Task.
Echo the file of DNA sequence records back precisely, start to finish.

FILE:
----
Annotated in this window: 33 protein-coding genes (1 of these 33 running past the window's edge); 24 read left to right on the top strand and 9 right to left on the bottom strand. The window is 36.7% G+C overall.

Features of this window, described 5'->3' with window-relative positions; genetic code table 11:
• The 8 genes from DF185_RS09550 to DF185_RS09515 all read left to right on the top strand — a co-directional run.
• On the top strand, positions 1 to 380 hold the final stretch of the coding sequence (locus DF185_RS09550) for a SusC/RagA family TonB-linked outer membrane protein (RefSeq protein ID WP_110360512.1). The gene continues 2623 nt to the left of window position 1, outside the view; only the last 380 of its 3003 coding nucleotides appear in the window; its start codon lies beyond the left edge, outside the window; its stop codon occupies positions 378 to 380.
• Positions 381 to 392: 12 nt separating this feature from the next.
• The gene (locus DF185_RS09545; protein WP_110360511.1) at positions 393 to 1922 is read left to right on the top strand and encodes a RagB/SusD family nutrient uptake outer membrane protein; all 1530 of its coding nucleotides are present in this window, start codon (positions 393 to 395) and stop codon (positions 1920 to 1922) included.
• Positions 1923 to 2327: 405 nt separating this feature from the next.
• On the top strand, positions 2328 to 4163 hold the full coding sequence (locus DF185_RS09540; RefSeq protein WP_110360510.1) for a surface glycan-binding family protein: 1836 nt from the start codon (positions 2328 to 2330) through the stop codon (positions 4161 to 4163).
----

Annotated in this window: 33 protein-coding genes (1 of these 33 running past the window's edge); 24 read left to right on the top strand and 9 right to left on the bottom strand. The window is 36.7% G+C overall.

Features of this window, described 5'->3' with window-relative positions; genetic code table 11:
• The 8 genes from DF185_RS09550 to DF185_RS09515 all read left to right on the top strand — a co-directional run.
• On the top strand, positions 1 to 380 hold the final stretch of the coding sequence (locus DF185_RS09550) for a SusC/RagA family TonB-linked outer membrane protein (RefSeq protein ID WP_110360512.1). The gene continues 2623 nt to the left of window position 1, outside the view; only the last 380 of its 3003 coding nucleotides appear in the window; its start codon lies beyond the left edge, outside the window; its stop codon occupies positions 378 to 380.
• Positions 381 to 392: 12 nt separating this feature from the next.
• The gene (locus DF185_RS09545; protein WP_110360511.1) at positions 393 to 1922 is read left to right on the top strand and encodes a RagB/SusD family nutrient uptake outer membrane protein; all 1530 of its coding nucleotides are present in this window, start codon (positions 393 to 395) and stop codon (positions 1920 to 1922) included.
• Positions 1923 to 2327: 405 nt separating this feature from the next.
• On the top strand, positions 2328 to 4163 hold the full coding sequence (locus DF185_RS09540; RefSeq protein WP_110360510.1) for a surface glycan-binding family protein: 1836 nt from the start codon (positions 2328 to 2330) through the stop codon (positions 4161 to 4163).